Although regarded as the first modern man, Machiavelli was disenchanted by the Renaissance. He was contemptuous of the scholarship, art, and politics of his period. He does not even mention the prominent humanist scholars in the Discourses on Livy. The only modern scholars that mentions are Dante, Lorenzo de' Medici, and Flavio Biondo—while he mentions 19 ancient scholars. He begins the Discourses by criticizing those who ignore the “ancient values” in politics, because they think that they can honor antiquity by buying fragments of ancient statues for their homes.

His antagonism with the Renaissance is palpable in his heavy criticism of Cicero, who was regarded as a towering figure by the humanists. Cicero’s idea of ideal man had enthused the humanists, but Machiavelli notes that Cicero corrupted the Roman Republic by importing Greek philosophy. He says that Greek Philosophy made the Roman Republic weak and decadent. He is sympathetic to Cato’s cause of ridding Rome of the influence of Greek philosophy.

Machiavelli believed that the ancients were superior than the moderns and in the Discourses he notes that to devise a good political system we must relearn ancient virtues. The ancients that he admires are not the Greeks of the Classical Period (when the polis was the model of an ideal state), but the Roman Republic.

On Machiavelli’s Republicanism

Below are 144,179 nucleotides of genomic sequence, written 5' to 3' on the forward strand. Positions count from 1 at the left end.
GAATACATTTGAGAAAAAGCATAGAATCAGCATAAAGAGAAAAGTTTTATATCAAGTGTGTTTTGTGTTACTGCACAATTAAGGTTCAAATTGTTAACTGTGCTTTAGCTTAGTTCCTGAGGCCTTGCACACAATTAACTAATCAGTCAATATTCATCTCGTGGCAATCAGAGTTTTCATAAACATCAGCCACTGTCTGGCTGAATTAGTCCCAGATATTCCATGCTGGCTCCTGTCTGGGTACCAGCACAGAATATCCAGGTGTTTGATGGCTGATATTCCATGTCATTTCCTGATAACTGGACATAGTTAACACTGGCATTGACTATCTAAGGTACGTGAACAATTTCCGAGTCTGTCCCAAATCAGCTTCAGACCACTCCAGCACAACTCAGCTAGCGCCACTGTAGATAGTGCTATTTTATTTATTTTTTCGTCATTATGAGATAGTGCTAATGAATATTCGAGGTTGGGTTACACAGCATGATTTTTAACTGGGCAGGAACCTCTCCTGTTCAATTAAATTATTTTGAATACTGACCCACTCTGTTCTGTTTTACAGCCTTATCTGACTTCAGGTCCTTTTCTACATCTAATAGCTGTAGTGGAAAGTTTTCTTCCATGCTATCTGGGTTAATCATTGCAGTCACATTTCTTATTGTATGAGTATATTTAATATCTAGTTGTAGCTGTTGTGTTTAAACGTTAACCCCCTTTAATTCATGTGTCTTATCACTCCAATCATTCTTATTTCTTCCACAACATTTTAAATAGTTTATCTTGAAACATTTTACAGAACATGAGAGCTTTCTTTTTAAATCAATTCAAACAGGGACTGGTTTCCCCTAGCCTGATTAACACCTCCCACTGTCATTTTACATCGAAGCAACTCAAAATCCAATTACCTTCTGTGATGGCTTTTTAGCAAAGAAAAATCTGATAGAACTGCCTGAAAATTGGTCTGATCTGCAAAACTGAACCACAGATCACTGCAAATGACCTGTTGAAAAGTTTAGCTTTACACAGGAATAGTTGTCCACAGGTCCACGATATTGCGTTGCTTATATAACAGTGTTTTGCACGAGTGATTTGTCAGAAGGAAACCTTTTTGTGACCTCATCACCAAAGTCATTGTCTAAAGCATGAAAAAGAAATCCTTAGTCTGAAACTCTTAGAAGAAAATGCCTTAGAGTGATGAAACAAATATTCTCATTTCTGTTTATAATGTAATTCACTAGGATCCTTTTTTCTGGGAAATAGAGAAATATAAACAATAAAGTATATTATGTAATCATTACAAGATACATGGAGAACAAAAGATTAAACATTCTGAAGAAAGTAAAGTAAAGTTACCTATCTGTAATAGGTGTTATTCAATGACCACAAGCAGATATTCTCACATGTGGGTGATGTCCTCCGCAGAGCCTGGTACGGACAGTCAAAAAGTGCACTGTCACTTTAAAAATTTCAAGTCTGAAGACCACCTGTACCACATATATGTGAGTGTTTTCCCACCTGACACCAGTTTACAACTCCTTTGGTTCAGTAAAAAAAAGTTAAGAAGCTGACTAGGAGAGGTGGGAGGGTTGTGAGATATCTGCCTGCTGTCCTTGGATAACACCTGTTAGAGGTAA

Once a republic falls, it’s lost forever. This is because the strength of a republic comes from the morality of its citizens and once the citizens become morally corrupted, it’s impossible for them to be moral again. Niccolò Machiavelli makes this point in his work, the Discourses on Livy. He points out that while a republic is created by the politicians (he uses the word, “Princes”), it’s the citizens who maintain it because they are more moral and trustworthy than the ruling class.

In times of danger, there is greater stability and courage in the citizens than in the ruling class. But once the citizens become morally corrupted, the republic loses its strength and then it faces a stark choice between a violent revolution, which can rip the nation apart, and statism (an Empire), which may keep the nation together but will take away the freedom that the citizens enjoy. In his direct comparisons between the ruling class and the citizens, Machiavelli demonstrates his republicanism.

Wednesday, September 25, 2019

Ancient Athens Versus Sparta

Since the end of the Peloponnesian War, about 2500 years ago, it has been a trend among the intellectuals to condemn Ancient Athens, which was a clamorous democracy, and praise Sparta, a totalitarian state. Most of them are of the view that an Athenian type democracy has no mechanism to prevent passions from taking over its politics—and as it cannot be stable, it will always be lacking in military strength to avoid being conquered by a Sparta type of state.